Increase in connectivity leads to increased employment opportunities and income generation along with the use of motor vehicles in agriculture. But the challenges include land acquisition, law and order issues, lack of labour and raw material and maintenance of existing network. The way forward would be Public Private Partnership models and scheduling work after monsoons. Gram panchayats should watch over the progress of work.

Electrification: Lighting up lives

Electricity is one of the basic human needs. It is also a very important input in farming. Any technological advancement is redundant without access to electricity. In May 2014, around 18,452 villages were devoid of this basic amenity. The government introduced two landmark schemes for universal electrification- Deen Dayal Upadhyaya Gram Jyoti Yojana (DDUGJY) in 2015 and Pradhan Mantri Sahaj Bijli Har Ghar Yojana (Saubhagya) in 2017 to provide free electric connections to the underprivileged. DDUGJY is crucial for its feeder separation. It separated agricultural and non-agricultural power supply. Saubhagya was launched to bridge the gaps left by all the previous schemes and provide last mile connectivity. By April 2018, all of the 5,97,464 villages had been electrified.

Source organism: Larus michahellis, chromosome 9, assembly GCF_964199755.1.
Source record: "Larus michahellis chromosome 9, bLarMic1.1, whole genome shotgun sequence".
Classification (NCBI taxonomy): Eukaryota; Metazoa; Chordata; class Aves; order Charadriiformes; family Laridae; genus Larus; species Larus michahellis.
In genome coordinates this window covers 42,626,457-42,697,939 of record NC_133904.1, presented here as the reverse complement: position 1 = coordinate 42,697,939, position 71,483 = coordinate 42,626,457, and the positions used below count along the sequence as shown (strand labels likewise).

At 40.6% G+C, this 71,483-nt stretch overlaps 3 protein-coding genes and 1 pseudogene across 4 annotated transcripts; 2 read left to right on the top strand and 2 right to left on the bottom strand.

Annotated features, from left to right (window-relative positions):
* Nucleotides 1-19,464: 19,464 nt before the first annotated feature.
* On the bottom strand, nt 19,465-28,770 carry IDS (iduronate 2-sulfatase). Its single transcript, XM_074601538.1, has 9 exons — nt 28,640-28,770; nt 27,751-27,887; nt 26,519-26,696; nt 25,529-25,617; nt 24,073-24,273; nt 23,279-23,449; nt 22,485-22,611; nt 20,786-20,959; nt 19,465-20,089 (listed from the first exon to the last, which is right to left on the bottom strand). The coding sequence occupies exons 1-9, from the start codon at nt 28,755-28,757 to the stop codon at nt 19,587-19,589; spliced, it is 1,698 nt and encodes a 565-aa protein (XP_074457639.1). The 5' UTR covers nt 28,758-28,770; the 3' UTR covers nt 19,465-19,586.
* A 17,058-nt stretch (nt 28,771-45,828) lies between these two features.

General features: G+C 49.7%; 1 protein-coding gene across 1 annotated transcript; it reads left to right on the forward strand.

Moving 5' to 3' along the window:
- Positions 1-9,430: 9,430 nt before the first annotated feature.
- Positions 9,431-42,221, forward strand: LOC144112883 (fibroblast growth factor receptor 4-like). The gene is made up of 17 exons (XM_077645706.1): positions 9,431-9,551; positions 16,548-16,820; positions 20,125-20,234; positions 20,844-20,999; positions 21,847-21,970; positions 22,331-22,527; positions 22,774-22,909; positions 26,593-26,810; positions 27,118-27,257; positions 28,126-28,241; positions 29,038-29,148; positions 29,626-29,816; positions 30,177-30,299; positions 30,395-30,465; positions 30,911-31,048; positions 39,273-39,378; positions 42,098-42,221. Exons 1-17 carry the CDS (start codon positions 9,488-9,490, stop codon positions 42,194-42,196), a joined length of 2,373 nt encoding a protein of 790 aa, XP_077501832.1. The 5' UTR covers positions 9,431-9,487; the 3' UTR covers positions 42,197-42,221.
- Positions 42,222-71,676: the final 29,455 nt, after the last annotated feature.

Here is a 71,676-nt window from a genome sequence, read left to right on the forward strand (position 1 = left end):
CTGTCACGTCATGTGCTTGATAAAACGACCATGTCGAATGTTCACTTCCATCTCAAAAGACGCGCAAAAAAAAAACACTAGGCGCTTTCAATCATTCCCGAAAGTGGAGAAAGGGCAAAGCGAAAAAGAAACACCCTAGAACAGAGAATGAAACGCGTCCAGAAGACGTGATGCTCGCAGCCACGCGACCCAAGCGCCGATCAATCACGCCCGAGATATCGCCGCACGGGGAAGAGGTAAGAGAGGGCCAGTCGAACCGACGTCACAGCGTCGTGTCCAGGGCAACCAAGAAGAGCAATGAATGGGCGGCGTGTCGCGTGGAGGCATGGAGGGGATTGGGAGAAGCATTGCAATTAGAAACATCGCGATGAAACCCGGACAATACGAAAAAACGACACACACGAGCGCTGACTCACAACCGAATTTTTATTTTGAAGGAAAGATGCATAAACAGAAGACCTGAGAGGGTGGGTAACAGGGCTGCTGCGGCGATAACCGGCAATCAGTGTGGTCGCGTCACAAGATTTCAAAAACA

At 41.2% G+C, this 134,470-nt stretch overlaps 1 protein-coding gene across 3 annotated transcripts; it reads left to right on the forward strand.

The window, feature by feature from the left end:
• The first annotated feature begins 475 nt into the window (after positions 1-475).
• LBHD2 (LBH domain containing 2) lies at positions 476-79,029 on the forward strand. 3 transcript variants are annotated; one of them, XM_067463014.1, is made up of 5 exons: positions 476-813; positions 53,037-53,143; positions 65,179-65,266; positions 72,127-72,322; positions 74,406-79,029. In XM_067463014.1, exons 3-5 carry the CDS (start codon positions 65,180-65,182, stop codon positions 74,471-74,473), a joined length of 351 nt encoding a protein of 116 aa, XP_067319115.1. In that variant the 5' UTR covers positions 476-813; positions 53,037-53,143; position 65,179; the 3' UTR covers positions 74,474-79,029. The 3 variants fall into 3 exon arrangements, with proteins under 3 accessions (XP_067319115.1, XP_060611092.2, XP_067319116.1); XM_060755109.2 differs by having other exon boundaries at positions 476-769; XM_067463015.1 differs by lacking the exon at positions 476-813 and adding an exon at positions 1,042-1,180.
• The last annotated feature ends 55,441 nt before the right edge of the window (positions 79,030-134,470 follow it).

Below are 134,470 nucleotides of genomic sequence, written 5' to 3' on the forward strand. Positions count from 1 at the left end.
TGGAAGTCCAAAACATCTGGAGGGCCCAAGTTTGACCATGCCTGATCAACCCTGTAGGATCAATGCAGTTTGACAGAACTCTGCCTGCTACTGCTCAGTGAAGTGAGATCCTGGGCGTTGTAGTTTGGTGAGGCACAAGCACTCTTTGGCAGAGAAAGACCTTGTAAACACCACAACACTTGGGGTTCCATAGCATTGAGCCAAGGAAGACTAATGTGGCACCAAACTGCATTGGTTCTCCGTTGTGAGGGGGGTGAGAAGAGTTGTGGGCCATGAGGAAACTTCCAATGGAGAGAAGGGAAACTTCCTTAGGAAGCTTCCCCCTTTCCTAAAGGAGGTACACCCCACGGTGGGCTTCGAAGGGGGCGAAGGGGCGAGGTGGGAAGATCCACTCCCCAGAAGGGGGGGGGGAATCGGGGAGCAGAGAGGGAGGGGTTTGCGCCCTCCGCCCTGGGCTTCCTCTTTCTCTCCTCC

But here is a catch, a village with at least 10% households with electricity supply is called electrified. The government has hence shifted focus to now universal electrification, ensuring power supply to each and every willing household. Electricity supply has said to reduce crime rates in villages along with helping students in studying. Power supply means better and efficient use of time and technology at the farms. It encourages innovative farming practices. However, challenges like duration and quality of supply and affordability still remain unaddressed. Renewable sources of energy are also incentivised by the government. But to ensure quality transmission, subsidy-driven power distribution needs to give way to a competitive user-based revenue collection model.